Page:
Editor's Note: These news stories were gathered from July 1919 editions of The Daily Republican-Times. Take note that some spelling, punctuation and usage is different than what we publish today. So take a trip back in time (or in “The Rep-Times,” as readers used to call it) and read what was making news 10 decades ago.
Ottawa Saloons Conforming to Dry Law
The saloons of Ottawa were either closed to-day or were selling soft drinks to their patrons.
Webster gives three sets of definitions for the word saloon and the third one of those, which means grog shop, will have to be eliminated from now on, it seems.
One of the prominent saloonkeepers when asked if they were selling beer like the Chicago saloons replied, “Do I want to get jailed?” and went on to say that he believed there was not a saloon or a club in town that was selling liquor to-day, and the clubs have never had licenses, he added.
The brewery wagons were busy delivering soda pop and the like to the thirst parlors to-day.
Last evening a farewell was said to all the intoxicating liquors by almost the whole nation, with fitting ceremonies, according to different individuals’ ideas and tastes in the matter. Yesterday was one of the biggest days in the history of the saloons of this city, but nevertheless there was the gloom coincident with the impending ban of all intoxicating drinks.
A good many celebrated so well that even to-day they have not as yet regained the equilibrium, but from now on it’s the soda pop and lemos and the like for all.
The brewery in North Ottawa is constructing a new office building and rumor has it that the company contemplates new improvements and innovations in the brewery building itself in the near future. Changes will be made to conform with the new law and only soft drinks will be manufactured.
Last evening many were the obsequies held over the bodies of John Barleycorn and old King Booze, and their relatives. Even a neat casket, six pall-bearers and a fitting burial service all around were accorded these departed members of liquordom.
(Editor’s note: The ban on alcoholic beverages called for in the 18th Amendment of the U.S. Constitution did not take effect until Jan. 17, 1920, a year after the amendment’s passing. However, the sale of alcoholic beverages with an alcohol content of more than 1.28 percent was banned by the Wartime Prohibition Act effective June 30, 1919. The following day was nicknamed the “thirsty-first.”)
Notorious Ottawa Resort to Close
Ottawa’s notorious resort at 1033 Fulton street is closed — and closed for good.
This was the information given to chief of police James Crowe yesterday afternoon, when he paid a visit to the resort in an effort to ascertain whether it was still in operation.
The only persons in the place were Gertie Sachs, the proprietress, and the cook.
“I have told you before and I am telling you now for the last time that you must quit business,” chief Crowe informed the woman in charge.
“This place is closed right now as far as the business I have been conducting is concerned,” said Gertie. “All of my girls have gone, and they will not return. I am through, but I don’t intend to move. Some people seem to have tried to obtain possession of my property for a song, but I won’t sell for any price. I’ll stay here and starve first.”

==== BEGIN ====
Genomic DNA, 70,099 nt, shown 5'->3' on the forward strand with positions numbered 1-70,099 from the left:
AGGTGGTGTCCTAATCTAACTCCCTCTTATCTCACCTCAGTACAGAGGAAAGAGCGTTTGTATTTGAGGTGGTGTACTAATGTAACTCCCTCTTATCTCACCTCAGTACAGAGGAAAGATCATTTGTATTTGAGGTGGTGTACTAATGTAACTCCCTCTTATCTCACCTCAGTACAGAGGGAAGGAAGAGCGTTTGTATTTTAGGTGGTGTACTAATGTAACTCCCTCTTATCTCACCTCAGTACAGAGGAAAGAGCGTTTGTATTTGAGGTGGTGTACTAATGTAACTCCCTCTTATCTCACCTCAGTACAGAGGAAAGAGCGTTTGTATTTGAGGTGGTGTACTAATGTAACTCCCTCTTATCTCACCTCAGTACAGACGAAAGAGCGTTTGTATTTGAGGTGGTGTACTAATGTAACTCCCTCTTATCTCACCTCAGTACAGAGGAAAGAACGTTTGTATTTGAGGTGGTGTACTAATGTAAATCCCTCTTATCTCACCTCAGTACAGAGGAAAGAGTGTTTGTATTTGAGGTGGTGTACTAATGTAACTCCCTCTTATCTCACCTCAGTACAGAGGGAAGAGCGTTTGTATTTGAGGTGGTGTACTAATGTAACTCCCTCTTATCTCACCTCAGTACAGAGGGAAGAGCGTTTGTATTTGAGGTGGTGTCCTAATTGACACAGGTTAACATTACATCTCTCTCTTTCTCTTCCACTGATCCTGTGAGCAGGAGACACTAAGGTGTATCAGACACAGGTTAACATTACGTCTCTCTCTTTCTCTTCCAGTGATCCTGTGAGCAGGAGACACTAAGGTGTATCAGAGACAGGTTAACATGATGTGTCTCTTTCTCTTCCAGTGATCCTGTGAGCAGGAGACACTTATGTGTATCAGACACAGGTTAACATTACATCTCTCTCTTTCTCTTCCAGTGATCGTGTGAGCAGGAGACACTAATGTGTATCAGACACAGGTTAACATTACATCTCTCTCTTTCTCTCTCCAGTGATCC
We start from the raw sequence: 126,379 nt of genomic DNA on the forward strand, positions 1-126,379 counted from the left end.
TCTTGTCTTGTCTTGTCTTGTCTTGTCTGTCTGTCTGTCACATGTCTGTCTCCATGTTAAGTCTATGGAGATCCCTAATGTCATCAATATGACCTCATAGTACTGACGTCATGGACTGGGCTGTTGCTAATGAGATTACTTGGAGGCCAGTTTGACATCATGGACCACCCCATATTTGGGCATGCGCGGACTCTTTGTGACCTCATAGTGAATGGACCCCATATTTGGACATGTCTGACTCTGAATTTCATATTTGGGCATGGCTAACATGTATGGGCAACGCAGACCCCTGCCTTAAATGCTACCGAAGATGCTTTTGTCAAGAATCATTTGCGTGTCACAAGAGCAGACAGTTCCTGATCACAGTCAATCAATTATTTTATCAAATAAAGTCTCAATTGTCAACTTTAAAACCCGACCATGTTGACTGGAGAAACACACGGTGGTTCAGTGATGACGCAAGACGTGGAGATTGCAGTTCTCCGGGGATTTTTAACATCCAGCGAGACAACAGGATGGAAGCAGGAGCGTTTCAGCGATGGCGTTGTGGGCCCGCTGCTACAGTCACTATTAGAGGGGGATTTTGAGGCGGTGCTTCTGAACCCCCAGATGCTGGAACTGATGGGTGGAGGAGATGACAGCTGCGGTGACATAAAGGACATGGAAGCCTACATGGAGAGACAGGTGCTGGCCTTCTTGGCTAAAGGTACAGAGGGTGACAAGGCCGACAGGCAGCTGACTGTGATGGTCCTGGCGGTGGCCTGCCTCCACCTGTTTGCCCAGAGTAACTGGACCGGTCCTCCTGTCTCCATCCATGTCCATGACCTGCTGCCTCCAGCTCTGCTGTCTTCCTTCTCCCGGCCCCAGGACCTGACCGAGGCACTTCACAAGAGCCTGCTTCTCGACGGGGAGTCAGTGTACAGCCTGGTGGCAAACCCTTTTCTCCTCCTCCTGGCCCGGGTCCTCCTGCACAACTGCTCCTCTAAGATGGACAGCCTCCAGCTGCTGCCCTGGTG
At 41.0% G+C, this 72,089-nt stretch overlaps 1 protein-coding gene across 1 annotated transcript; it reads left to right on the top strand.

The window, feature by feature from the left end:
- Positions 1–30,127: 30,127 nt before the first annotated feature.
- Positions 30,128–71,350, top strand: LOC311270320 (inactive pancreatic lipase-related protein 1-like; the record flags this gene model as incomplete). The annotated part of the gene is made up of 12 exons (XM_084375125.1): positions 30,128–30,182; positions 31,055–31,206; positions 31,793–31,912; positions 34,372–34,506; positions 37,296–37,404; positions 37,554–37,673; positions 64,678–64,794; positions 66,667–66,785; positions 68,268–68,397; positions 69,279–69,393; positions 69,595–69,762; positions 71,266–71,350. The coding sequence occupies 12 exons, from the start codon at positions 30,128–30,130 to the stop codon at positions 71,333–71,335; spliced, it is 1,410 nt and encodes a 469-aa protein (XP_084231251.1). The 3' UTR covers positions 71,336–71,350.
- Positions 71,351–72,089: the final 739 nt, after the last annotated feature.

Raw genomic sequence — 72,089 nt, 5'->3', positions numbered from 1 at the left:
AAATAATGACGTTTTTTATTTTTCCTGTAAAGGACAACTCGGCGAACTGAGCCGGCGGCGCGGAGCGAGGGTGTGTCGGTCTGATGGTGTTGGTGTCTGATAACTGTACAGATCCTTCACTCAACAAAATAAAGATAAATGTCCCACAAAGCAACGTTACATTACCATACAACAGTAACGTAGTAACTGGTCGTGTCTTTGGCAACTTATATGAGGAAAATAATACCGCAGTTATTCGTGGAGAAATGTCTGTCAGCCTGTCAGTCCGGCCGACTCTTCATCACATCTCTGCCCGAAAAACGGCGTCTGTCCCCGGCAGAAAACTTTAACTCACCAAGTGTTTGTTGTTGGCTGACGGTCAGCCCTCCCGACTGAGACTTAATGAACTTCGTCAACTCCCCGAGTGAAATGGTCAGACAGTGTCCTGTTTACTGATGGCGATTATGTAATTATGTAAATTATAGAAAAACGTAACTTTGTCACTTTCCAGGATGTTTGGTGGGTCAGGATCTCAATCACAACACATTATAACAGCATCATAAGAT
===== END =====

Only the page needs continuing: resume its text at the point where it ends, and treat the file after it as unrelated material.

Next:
It is reported that the present owner of the property paid $8,000 for it. Before coming to Ottawa, she told the police chief, she was in the same kind of business in Mendota for 16 years, and never was molested while there.
At the city council meeting Monday evening, at which mayor Weeks made a sensational statement charging commissioner Palmer with failure to supress vice and gambling here, the mayor stated that the complaint concerning the Fulton street resort had been made to him by Al Richards and Hugh J. Mitchell. Commissioner Bradley suggested that the reason why Mitchell and Richards made complaint was that they desired to obtain possession of the property…for use a yard to store coal.
But Gertie says she has no intention of selling out to them, no matter what offer they make to her.
French War Bride Arrives With Soldier Husband
Ottawa’s first French bride to arrive came without heralding or éclat at her new home, with her husband, Lieutenant Ewing P. Daly, son of Mr. and Mrs. D.E. Daly, of 108 East Superior street. The soldier husband and his petite French wife came home on the 5:37 Rock Island train last evening. Their arrival was a surprise to Lieut. Daly’s parents, as he had not even informed them he was in this country.
Lieut. Daly and his wife came home on board the USS Agememnon and landed in the states last Monday. Yesterday Daly spent the day showing his foreign bride the wonderful sights of the metropolis of Illinois — Chicago. Then they came home and surprised the old folks. His mother was so surprised that she collapsed when she saw her son and his wife. They knew that he was married, but it was the unexpectedness of the return of her only child, who had been gone for twenty-three long months, that caused the mother to give way.